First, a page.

2002 Student-Faculty Fellows: Eckerd College

Religious Practice and Chinese Local Culture

Mentor: Andrew Chittick, East Asian Studies
Students: John Robert Diedrich ’02; Bradley D. Fountain ’03; Mary Katherine Morrison ’03; Amanda Grace Uscicki ’02


Cave where Bodhidarma sat for nine years facing a wall until he reached enlightenment. Back row left to right: Amanda Uscicki, John Diedrich, Emily Chittick, Andrew Chittick; front row: Bradley Fountain, Katie Morrison

Abstracts of Reflections

Andrew Chittick

My trip to China on this program was a new and unique experience for me, since it was the first time I had ever tried doing anthropological fieldwork through live interviews, and the first time I had ever traveled with enough funds to make this really possible. It also opened up for me the world of contemporary Chinese religious practice. Not only has this given me tremendous experiences and information to invigorate my classroom teaching, it also has prepared me well for leading students abroad in the future. It has also added an exciting new dimension to my own research interests in local identity and sense of place in early China.

John Robert Diedrich

Overall the trip and study was extremely positive and enlightening, though there were moments when travel was rough and discouraging it was overcome and looked back at as very educational and helpful. Having personally spoken and interacted with the people in cities and temples as well as smaller towns, I have developed a greater understanding of the culture and method of dealing with citizens. Experiences such as these are priceless and will definitely assist me in my extended learning and interaction with people in foreign countries and in regards to religious studies.

Bradley D. Fountain

The trip to China was wonderful and amazing. It will be great for my future carreer but more importantly gave me insights into the Chinese as a people. I had the opportunity to train at the most famous martial arts facilities in the world. I got to talk about the deepest philosophical questions with monks and lamas. It was a great experience I will never forget.

Mary Katherine Morrison

I went to China grateful, ecstatic, impatient to experience a culture I’d always been so fascinated by – and one I thought I knew so much about. What I got was a thrilling, endlessly complicated wake-up call to what it really means to travel, research, and understand. My time in China ignited personal passion and renewed my commitment to the study of religion and culture. It also forced me to step up to an inclusive, humble, and always open experience of that study.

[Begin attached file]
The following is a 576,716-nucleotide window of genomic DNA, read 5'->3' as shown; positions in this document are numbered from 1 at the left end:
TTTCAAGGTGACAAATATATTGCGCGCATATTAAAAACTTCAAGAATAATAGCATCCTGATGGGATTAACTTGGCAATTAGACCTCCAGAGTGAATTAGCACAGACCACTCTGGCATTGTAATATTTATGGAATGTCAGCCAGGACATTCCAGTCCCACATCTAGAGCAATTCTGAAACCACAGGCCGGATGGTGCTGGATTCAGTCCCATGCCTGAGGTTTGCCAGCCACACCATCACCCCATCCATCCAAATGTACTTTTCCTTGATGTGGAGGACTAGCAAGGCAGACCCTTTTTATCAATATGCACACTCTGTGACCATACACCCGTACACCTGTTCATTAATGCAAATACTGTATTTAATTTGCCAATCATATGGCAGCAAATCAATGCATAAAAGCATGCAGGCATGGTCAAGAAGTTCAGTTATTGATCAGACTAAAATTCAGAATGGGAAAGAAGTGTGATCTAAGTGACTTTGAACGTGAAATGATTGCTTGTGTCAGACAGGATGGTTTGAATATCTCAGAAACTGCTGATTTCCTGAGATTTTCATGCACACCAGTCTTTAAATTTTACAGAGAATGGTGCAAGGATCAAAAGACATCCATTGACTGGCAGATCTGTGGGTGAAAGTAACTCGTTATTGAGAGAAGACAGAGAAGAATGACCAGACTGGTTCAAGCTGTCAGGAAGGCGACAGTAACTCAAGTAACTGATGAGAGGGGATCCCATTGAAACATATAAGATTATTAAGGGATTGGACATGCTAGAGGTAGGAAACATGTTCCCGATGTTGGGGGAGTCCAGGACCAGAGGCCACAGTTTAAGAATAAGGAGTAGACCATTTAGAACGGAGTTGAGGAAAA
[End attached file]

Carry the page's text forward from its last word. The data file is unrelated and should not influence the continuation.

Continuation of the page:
Amanda Grace Uscicki

This trip to China was unlike any other travel experience that I have had; and it was very definitely different from my previous experience in China. The depth with which I feel that we reached into the culture moved our group beyond the average tourist and I feel like we are able to say that we saw the “real China”.

Research Abstract

At the white dagoba which dominates the village of Taihuai, the religious heart of the Wutai mountains which are holy to Buddhists, especially lamaists.

The standard list of interview questions included such opening questions as: name, age, how long they have been studying at the monastery, their family, etc. Questioning then stemmed into daily life at the temple, their own practices for their day and religion and how much time they spent in meditation. Subjects were asked where they were from and how they had chosen to become a devotee of that religion. In one case, a young man got sidetracked on his way to a school to learn to work with machines. When he diverted, he wrote letters home but told his family nothing about his career path change. He did at some later point tell them, but he felt that his life was his decision and he wanted to be set in a new path lest his parents try to change his mind.

While each question was of particular interest to a student or two, it was not necessary for that student to ask the question. Each student knew of his or her colleague’s goals and therefore worked with one another to attain these goals. All information was shared and the others helped each student along. These collaborative efforts succeeded in teaching each student not only about what they were interested in personally, but also what each of the others was interested in. This provided a much larger learning experience. Those who had a larger background in Chinese history were able to provide such background information and those who were better versed in the religions helped those who weren’t. Each of us learned a great deal on the trip, more than we expected, and are continuing this learning with a newly sparked interest.

Venues for Sharing

Our group has the following list of activities planned for the results of this project:

  • Our main activity will be a public lecture held at Eckerd College later this year. We are planning this to be a large event; hopefully even a College Program Series event.
  • Bradley Fountain and Dr. Chittick will be presenting to the Elder Hostel program at Eckerd College. Bradley will be lecturing on Chinese martial arts and Dr. Chittick will be lecturing on Chinese history. While they have both lectured there before the new information that comes from this trip will make the experience much better for the audience.
  • Several of the students are planning to make a trip to the ASIANetwork Conference. This will allow them to network as well as to present some of their findings.
  • With all of the great information we acquired on our trip Katie Morrison and Bradley Fountain are each planning to write an article to submit for publication.